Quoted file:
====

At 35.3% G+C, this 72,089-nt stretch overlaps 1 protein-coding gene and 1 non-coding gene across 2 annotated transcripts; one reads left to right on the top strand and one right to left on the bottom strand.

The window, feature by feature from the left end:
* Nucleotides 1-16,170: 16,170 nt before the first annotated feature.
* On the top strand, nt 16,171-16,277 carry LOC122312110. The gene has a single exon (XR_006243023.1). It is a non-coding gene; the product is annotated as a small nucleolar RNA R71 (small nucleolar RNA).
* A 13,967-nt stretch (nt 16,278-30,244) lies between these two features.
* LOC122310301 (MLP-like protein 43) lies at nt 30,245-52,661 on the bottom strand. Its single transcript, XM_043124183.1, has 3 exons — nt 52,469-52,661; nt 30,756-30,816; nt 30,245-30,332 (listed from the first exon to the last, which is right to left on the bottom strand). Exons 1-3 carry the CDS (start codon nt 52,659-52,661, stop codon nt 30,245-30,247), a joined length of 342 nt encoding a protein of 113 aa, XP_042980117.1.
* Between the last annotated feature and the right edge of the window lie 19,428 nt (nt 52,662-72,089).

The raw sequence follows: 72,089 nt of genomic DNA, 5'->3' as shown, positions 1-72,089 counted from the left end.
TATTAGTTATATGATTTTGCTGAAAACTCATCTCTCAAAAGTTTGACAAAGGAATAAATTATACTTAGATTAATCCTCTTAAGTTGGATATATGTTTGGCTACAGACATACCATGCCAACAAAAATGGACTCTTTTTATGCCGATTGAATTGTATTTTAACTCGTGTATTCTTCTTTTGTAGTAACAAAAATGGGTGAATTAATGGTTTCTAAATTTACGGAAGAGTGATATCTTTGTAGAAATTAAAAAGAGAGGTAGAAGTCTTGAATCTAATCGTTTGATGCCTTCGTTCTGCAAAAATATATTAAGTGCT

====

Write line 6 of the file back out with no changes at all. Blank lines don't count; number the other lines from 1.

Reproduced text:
* LOC122310301 (MLP-like protein 43) lies at nt 30,245-52,661 on the bottom strand. Its single transcript, XM_043124183.1, has 3 exons — nt 52,469-52,661; nt 30,756-30,816; nt 30,245-30,332 (listed from the first exon to the last, which is right to left on the bottom strand). Exons 1-3 carry the CDS (start codon nt 52,659-52,661, stop codon nt 30,245-30,247), a joined length of 342 nt encoding a protein of 113 aa, XP_042980117.1.